When something works, don’t mess with it. Then it might become a tradition. And we think we’ve found one. It was two years ago that Todd The Booking Guy and Laurie The Backstage Genius conspired to invite 18 South out to play our Thanksgiving eve show, and we’re happy to say that they’ll be back for year three this week. This quintessential Americana sextet folds country, blues, gospel and soul together as well as any band in Nashville or the nation. They are part of our family and their family has gotten bigger (lead singers Jessi Alexander and Jon Randall recently had twins), and what’s Thanksgiving about if not family?
It’s also about praise and communion with the spirit, and nobody helps us feel that connection better than Mike Farris, the rocker turned gospel star whose shows sound way more like Saturday night than Sunday morning. His artistry and incredible guest musicians have been part of every season of Roots, and they return this week to help us celebrate. And in a nice bit of continuity from last year, the great country songwriter and artist Shawn Camp returns, to put some bluesy truth and rocking boogie on our Thanksgiving table.
But I’ve told you all about those guys before. They’re regulars. And so I’d like to share a few thoughts about the fourth artist on the lineup, because you’re going to be hearing a lot about him in the years to come. He’s Luke Bulla, and funny enough, he’s played our Thanksgiving show before, as the fiddle player and second vocalist in the John Cowan Band. And for so many years, his name could have been preceded with “distinguished sideman.” He blazed in full bluegrass mode with Ricky Skaggs and Kentucky Thunder. He jammed in high sophisticated style during a long tenure with the Jerry Douglas Band. And for the past two-plus years, he’s been a key instrumentalist and singer with Lyle Lovett. He’s proven himself stunningly versatile and talented. For those of us waiting impatiently for Luke to step forward and make his own recording, the time has come at last.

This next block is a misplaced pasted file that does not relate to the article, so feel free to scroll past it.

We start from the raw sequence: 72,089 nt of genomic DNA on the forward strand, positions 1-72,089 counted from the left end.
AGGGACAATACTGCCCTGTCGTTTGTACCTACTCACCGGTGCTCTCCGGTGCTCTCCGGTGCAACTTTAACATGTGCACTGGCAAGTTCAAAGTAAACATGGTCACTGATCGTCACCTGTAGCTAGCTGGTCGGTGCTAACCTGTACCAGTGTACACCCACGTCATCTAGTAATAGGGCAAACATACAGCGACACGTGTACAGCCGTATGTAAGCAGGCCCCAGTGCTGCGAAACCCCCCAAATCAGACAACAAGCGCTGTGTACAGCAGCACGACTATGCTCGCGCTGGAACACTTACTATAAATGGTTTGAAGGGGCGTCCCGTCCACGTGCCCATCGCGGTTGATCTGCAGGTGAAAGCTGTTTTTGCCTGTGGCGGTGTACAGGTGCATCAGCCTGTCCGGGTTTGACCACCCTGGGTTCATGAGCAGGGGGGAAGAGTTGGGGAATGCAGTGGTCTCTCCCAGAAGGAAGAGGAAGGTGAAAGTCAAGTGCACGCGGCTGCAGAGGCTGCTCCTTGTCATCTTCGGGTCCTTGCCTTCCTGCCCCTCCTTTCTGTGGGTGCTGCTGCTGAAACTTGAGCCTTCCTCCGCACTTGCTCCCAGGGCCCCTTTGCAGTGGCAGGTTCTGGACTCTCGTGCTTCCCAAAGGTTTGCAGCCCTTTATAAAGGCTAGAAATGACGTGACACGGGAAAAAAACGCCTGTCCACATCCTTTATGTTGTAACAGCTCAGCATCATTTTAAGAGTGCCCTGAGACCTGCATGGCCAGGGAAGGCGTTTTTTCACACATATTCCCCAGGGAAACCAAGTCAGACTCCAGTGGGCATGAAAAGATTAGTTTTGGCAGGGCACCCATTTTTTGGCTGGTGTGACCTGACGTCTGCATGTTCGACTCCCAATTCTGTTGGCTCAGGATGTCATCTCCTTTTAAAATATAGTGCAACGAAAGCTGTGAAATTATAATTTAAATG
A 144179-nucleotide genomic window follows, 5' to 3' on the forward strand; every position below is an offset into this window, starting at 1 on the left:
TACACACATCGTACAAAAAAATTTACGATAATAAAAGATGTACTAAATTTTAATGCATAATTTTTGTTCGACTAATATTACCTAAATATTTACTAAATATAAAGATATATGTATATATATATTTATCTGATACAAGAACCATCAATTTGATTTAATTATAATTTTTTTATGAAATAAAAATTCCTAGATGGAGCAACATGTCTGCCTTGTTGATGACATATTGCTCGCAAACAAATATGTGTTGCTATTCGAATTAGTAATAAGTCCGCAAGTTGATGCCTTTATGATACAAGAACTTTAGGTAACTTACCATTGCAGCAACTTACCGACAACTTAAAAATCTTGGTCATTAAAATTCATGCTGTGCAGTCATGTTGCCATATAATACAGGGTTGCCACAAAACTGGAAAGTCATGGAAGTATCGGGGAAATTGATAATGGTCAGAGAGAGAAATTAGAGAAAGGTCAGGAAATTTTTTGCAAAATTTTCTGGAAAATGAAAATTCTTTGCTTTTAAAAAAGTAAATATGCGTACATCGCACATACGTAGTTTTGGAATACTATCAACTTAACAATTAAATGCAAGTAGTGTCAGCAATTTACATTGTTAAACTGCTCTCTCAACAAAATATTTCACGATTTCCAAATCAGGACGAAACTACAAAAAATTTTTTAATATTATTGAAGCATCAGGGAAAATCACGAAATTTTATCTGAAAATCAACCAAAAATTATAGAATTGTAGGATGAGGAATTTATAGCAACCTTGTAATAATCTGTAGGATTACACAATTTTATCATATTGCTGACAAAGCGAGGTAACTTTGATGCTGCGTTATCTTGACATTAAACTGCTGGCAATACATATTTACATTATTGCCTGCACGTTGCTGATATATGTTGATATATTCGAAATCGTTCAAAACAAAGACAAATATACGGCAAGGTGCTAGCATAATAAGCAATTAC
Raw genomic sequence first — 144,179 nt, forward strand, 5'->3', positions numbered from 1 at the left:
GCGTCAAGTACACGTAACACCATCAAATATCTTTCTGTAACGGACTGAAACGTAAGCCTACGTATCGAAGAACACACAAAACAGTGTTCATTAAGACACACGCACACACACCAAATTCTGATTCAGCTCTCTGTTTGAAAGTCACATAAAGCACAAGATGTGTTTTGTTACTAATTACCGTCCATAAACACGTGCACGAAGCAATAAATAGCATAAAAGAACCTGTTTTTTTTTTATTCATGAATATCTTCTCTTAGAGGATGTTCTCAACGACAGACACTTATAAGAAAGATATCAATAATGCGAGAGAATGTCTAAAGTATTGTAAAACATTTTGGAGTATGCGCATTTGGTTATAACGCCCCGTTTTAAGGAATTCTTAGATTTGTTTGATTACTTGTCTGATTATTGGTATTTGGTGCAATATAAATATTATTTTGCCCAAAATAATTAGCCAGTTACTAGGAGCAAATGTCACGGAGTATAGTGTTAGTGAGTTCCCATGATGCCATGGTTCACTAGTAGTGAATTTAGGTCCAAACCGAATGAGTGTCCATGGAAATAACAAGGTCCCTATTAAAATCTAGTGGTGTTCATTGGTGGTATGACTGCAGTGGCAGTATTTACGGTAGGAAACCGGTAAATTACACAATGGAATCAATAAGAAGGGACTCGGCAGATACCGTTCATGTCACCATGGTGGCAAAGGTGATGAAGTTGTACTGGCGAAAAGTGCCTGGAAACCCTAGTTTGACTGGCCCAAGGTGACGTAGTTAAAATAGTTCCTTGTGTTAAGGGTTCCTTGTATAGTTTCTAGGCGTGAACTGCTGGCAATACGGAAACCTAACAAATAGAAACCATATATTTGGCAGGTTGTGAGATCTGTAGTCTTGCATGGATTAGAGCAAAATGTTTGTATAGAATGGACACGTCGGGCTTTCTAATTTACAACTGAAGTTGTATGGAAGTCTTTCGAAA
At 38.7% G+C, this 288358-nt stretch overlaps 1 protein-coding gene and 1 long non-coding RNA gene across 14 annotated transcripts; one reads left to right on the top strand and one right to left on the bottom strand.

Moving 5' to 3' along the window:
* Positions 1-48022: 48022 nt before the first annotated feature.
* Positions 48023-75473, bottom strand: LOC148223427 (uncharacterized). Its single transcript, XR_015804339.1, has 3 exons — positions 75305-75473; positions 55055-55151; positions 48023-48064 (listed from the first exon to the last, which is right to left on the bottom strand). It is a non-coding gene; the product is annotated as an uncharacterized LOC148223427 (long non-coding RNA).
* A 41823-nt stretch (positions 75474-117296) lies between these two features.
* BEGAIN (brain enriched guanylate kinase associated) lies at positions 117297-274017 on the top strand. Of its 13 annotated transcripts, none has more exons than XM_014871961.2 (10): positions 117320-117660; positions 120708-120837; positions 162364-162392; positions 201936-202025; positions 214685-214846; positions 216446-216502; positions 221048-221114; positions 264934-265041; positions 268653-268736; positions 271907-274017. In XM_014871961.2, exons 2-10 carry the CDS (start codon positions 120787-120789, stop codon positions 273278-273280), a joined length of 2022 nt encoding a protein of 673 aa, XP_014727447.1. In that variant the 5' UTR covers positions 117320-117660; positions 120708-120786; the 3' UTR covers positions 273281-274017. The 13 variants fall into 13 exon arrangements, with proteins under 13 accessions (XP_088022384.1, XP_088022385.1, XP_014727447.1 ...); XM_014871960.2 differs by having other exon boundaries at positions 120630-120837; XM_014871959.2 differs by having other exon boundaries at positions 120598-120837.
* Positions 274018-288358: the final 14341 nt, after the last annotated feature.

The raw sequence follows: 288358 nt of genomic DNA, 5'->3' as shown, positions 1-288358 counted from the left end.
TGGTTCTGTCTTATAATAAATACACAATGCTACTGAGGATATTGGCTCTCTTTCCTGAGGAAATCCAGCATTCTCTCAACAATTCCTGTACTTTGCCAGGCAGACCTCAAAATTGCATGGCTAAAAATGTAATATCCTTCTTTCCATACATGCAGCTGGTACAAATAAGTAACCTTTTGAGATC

Luke Bulla grew up in the music, part of a family band from Grants Pass, Oregon. He and sister Jenny Ann were the youth-grass stars of their day; they recorded an album together for Rounder Records when they were both around 11 years old. And Luke began winning the Weiser, Idaho old-time fiddle championship with such regularity that it must have been kind of tedious for everyone else. He moved to Nashville in 1999 and took the fiddle slot in the on-fire Kentucky Thunder, and it’s been nothing but awesome gigs ever since. I got glimpses of Luke as a front-man through a long-running partnership with fiddling friend Casey Driessen. They formed a funky pop-grass band called Wise Child that gigged around and proved what a superior singer/writer Bulla was.
But as Luke told me this week, “It’s taken a long while for me to figure out what I really want to do” as a solo artist. “Now I have a clear idea.” Years of playing with masters across the board has led him back closer to the traditional sound of his youth, but he’s called on the players who define the cutting edge of bluegrass. On his debut EP, which will be on sale at the show and which recently went up on iTunes, Bulla makes music with guitarist Bryan Sutton, banjo kingpin Bela Fleck, mandolin madman Sam Bush and dobro master Jerry Douglas. It’s the Telluride House Band, for heaven’s sake. I’ve heard a sampling, and all the promise of Luke’s silky soul voice and heavy musicianship is realized here. He hopes to head back into the studio this winter and add six more songs for a full-length album debut next year. Once you hear him this week, you’ll be lined up, awaiting that released as much as I am.
So that’s our Thanksgiving show. And calling us grateful would be an understatement. All of us connected with Music City Roots are inspired and amazed that we’re still on the air and growing after two years and that we’ve been able to befriend and present so many superb musicians. Please come share that holiday joy with us.